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Four finish year living on simulated Mars base

Four volunteers have finished spending a year living in a Big Brother-style recreation of Mars on Earth, designed to help NASA prepare for a future mission to the Red Planet.

Kelly Haston, Anca Selariu, Ross Brockwell and Nathan Jones spent 378 days living in the 3D-printed “habitat” known as Mars Dune Alpha at NASA’s Johnson Space Centre in Houston.

The 1,580 square metre space consisted of only limited facilities, such as small bedrooms, a work area and an exercise room, to test how the quartet would cope with the isolation.

Shortly after being released, flight engineer Brockwell said, “I’m very grateful to have had this incredible opportunity to live for a year within the spirit of planetary adventure towards an exciting future.


“I’m grateful for the chance to live the idea that we must utilise resources no faster than they can be replenished and produce waste no faster than they can be processed back into resources.”

The CHAPEA mission – or Crew Health and Performance Exploration Analog – saw the ‘astronauts’ undertake tasks such as ‘Marswalks’, growing vegetables and maintaining equipment.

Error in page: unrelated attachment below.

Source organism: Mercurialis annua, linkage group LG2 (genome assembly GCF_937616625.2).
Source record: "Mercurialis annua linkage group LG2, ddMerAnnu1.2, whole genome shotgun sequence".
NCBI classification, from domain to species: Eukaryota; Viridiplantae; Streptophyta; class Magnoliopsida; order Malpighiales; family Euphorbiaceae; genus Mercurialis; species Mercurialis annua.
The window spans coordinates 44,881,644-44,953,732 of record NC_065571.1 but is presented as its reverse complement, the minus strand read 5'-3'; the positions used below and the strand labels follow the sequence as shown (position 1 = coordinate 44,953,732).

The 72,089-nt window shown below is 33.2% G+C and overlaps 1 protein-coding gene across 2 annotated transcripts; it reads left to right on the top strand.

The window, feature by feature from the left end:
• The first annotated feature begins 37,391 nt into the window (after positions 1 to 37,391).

“They’ve been separated from their families, placed on a carefully prescribed meal plan and undergone a lot of observation,” explained Steve Koerner, deputy director of Johnson Space Centre. “Mars is our goal.”

The CHAPEA mission is one of several year-long ‘stays’ planned by NASA to help it better understand how humans will cope with an extended absence from Earth.


NASA initially plans to return humans to the moon as part of its Artemis missions before creating a lunar base to support a future mission to Mars.

Australia will participate in the plan by sending a rover to the moon to collect lunar regolith, or Moon soil, which will eventually be turned into oxygen to support a permanent human base.

Regolith can both become oxygen that humans can breathe or aid the production of rocket fuel necessary to support the launch of a rocket from the moon to Mars and beyond.

Two consortiums, ELO2 and AROSE, are currently competing to provide the Australian Space Agency with the final prototype.

Space Connect understands the space agency will likely pick the winning design later this year, while a blast-off could occur as early as 2026.

Adam Thorn

Adam Thorn

Adam is a journalist who has worked for more than 40 prestigious media brands in the UK and Australia. Since 2005, his varied career has included stints as a reporter, copy editor, feature writer and editor for publications as diverse as Fleet Street newspaper The Sunday Times, fashion bible Jones, media and marketing website Mumbrella as well as lifestyle magazines such as GQ, Woman’s Weekly, Men’s Health and Loaded. He joined Momentum Media in early 2020 and currently writes for Australian Aviation and World of Aviation.

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